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Encyclopedia > Anaximander
Western Philosophy
Pre-Socratic philosophy
Detail of Raphael's painting The School of Athens, 15101511. This could be a representation of Anaximander leaning towards Pythagoras on his left.[1]

Name Image File history File links Mergefrom. ... The apeiron is a cosmological theory created by Anaximander in the 6th century BC. Anaximanders work is mostly lost. ... Anaximander can mean:- Anaximander was a Greek philosopher. ... The Pre-Socratic philosophers were active before Socrates or contemporaneously, but expounding knowledge developed earlier. ... Image File history File links Anaximander. ... This article is about the Renaissance artist. ... The School of Athens or in Italian is one of the most famous paintings by the Italian Renaissance artist Raphael. ... Year 1510 (MDX) was a common year starting on Tuesday (link will display the full calendar) of the Julian calendar. ... Year 1511 (MDXI) was a common year starting on Wednesday (link will display the full calendar) of the Julian calendar. ... Pythagoras of Samos (Greek: ; between 580 and 572 BC–between 500 and 490 BC) was an Ionian (Greek) philosopher[1] and founder of the religious movement called Pythagoreanism. ...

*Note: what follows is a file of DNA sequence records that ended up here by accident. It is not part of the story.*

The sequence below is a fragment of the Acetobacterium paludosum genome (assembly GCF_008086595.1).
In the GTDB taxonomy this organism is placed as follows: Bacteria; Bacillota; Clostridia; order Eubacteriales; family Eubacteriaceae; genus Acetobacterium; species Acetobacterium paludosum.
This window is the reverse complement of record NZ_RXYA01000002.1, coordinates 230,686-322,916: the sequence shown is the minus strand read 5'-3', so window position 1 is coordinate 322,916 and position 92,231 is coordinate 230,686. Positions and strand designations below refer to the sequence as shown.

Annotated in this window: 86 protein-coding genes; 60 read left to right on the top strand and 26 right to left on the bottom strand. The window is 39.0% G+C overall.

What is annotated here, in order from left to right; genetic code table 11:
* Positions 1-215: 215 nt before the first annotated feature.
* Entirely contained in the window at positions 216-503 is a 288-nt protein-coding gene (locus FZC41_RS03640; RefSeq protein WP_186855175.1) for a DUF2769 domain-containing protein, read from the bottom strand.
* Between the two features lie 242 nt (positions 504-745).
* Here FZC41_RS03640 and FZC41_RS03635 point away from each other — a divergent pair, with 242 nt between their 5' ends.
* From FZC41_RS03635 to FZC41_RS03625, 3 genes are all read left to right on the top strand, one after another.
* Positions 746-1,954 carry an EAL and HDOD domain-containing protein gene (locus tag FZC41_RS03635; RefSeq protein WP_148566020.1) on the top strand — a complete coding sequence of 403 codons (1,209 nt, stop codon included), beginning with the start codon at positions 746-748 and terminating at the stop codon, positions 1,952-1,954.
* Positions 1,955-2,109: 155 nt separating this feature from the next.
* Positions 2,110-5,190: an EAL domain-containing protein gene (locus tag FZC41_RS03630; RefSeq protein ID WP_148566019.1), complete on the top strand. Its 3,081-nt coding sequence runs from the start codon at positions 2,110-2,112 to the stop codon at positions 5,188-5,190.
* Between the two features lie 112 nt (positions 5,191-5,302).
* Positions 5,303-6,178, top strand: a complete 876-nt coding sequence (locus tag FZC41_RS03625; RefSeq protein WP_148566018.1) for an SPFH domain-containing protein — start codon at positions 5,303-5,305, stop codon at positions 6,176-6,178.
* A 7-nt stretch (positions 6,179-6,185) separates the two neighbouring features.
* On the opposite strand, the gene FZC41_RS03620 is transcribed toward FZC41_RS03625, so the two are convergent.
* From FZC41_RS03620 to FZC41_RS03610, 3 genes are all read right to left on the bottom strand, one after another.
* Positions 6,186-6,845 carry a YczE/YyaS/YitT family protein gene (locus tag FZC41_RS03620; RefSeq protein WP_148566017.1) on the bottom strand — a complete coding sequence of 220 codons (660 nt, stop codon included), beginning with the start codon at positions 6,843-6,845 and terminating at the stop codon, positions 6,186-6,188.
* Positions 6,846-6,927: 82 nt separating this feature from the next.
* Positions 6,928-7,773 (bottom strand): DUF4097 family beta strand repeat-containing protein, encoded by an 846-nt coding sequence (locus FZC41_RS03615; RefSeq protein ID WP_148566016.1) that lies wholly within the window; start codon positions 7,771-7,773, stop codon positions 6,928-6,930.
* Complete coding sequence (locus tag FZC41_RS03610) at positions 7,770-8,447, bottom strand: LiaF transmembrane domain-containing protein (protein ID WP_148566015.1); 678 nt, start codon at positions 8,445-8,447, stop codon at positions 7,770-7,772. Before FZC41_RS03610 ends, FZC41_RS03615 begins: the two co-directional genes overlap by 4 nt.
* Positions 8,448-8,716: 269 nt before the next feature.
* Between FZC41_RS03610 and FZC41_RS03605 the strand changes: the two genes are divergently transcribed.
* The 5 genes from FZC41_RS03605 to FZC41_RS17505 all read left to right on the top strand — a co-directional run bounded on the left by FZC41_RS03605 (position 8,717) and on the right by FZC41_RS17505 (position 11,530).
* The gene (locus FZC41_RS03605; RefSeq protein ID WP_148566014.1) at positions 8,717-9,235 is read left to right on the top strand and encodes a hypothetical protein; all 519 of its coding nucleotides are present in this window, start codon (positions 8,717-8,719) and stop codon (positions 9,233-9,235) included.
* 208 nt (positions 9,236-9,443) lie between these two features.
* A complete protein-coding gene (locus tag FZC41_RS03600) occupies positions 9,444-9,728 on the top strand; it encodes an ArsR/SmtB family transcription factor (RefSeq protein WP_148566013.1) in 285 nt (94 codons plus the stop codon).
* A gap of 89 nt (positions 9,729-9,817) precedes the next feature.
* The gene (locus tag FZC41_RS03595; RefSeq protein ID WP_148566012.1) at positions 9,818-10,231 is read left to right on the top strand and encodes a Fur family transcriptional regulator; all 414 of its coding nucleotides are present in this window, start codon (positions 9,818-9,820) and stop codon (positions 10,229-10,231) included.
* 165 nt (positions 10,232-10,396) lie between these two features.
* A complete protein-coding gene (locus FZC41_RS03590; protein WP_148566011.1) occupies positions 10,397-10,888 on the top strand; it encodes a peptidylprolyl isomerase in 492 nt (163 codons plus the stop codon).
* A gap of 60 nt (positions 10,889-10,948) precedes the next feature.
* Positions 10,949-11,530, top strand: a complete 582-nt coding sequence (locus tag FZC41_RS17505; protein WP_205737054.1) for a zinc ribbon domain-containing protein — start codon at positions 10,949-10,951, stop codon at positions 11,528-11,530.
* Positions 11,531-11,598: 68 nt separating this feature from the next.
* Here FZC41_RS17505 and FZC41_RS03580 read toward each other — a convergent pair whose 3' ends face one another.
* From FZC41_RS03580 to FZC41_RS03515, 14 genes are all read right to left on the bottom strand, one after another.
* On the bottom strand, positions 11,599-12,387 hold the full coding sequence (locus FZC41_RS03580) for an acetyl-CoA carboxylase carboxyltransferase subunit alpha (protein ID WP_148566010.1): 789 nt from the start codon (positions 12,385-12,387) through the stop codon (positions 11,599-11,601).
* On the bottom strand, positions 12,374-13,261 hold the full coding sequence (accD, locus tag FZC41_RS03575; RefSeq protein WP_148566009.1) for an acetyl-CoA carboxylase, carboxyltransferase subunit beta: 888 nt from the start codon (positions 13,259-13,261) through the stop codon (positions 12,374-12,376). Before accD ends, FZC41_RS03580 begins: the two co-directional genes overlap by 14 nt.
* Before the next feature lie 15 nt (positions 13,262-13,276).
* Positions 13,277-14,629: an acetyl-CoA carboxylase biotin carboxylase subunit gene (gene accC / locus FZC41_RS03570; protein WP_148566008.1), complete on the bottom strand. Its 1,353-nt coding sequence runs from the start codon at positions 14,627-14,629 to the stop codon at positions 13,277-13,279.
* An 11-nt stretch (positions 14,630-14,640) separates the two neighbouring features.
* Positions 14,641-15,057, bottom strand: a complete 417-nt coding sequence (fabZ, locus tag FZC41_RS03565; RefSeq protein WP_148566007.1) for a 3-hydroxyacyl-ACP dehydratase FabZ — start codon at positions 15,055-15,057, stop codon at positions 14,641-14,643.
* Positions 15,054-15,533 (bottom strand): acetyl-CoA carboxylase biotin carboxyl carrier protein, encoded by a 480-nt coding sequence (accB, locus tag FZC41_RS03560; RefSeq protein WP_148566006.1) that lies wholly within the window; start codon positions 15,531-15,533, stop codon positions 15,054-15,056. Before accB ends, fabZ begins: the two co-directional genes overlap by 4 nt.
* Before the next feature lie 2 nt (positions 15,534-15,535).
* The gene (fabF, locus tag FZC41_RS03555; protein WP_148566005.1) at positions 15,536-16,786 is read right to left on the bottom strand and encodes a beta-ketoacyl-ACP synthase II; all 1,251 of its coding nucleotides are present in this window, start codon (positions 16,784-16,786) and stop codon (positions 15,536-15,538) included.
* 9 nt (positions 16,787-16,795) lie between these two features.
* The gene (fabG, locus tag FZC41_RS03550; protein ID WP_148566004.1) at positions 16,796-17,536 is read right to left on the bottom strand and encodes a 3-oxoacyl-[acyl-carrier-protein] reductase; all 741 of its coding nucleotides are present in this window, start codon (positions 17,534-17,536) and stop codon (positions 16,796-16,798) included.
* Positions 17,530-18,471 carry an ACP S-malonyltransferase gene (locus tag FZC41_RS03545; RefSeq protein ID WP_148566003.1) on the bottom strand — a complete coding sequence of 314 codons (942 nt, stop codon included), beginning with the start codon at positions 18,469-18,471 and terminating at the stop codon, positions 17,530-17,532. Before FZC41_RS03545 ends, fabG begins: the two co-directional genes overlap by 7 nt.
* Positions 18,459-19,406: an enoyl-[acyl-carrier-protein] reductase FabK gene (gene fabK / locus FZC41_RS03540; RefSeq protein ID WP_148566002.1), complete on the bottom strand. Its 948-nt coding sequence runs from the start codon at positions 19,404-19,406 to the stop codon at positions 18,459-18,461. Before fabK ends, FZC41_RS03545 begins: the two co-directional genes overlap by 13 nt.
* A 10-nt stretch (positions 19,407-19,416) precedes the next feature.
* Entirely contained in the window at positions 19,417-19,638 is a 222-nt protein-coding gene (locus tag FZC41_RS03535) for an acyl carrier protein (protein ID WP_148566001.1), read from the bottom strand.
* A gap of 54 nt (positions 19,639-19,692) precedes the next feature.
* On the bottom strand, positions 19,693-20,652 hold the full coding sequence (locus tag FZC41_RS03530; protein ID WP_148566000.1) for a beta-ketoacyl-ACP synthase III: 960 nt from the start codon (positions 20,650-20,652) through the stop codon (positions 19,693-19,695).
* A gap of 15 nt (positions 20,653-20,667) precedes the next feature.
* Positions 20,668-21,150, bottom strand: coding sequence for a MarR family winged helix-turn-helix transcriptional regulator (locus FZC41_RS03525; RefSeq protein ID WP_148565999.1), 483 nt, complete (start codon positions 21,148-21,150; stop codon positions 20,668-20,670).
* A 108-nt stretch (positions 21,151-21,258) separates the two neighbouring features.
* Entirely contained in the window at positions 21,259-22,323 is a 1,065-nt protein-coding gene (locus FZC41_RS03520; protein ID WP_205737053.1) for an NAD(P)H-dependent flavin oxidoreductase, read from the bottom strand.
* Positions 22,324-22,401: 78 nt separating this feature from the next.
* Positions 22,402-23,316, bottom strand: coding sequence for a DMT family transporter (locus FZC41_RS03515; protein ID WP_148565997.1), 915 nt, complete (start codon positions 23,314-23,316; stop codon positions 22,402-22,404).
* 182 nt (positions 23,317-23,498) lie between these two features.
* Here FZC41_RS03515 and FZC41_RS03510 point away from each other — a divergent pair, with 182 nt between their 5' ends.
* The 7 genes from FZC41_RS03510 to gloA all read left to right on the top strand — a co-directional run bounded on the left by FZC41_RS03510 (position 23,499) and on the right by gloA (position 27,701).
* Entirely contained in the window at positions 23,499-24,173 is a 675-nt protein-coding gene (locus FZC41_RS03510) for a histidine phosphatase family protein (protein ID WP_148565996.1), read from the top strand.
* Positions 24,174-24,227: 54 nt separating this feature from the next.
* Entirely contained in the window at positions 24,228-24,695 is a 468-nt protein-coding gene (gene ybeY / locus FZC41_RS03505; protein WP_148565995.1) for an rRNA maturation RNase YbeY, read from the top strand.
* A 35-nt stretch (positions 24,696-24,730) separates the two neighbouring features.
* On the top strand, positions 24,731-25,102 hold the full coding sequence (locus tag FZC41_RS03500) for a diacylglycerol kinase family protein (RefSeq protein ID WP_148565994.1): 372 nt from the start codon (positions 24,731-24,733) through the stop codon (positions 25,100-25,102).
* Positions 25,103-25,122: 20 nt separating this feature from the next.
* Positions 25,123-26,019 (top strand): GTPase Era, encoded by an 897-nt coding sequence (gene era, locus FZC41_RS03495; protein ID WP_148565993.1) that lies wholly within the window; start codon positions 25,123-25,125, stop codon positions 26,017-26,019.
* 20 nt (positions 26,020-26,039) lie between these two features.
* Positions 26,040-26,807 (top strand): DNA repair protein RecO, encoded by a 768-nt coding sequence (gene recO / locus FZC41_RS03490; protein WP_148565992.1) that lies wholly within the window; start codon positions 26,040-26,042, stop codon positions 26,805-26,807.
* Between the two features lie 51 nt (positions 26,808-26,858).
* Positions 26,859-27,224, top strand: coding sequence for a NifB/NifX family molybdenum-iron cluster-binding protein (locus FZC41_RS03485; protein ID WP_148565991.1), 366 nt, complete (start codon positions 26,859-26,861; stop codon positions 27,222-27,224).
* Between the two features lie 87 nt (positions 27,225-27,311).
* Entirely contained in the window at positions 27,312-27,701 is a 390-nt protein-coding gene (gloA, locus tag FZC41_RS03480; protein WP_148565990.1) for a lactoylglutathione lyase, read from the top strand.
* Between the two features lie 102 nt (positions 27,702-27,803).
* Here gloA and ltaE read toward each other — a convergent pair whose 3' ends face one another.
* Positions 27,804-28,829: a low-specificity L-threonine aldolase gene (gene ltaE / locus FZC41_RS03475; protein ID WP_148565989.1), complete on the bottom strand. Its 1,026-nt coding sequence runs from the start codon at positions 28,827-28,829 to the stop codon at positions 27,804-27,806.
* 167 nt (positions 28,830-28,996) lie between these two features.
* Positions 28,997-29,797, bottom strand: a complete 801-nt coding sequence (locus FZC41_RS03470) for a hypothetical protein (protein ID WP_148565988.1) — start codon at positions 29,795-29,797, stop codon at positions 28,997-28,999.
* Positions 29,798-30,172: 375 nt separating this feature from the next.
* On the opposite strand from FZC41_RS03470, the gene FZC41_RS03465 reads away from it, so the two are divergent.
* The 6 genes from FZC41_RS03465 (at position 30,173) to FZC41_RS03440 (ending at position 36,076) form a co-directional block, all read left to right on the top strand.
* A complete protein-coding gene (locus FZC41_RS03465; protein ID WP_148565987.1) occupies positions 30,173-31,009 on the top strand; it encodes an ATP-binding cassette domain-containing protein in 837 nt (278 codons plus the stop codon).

Anaximander (Άναξίμανδρος)

Birth

c. 610 BC Centuries: 8th century BC - 7th century BC - 6th century BC Decades: 660s BC 650s BC 640s BC 630s BC 620s BC - 610s BC - 600s BC 590s BC 580s BC 570s BC 560s BC Events and Trends 619 BC - Alyattes becomes king of Lydia 619 BC _ Death of Zhou xiang...

Death

c. 546 BC Centuries: 7th century BC - 6th century BC - 5th century BC Decades: 590s BC - 580s BC - 570s BC - 560s BC - 550s BC - 540s BC - 530s BC - 520s BC - 510s BC - 500s BC - 490s BC Events and Trends 548 BC -- Croesus, Lydian king, defeated by Cyrus. ...

School/tradition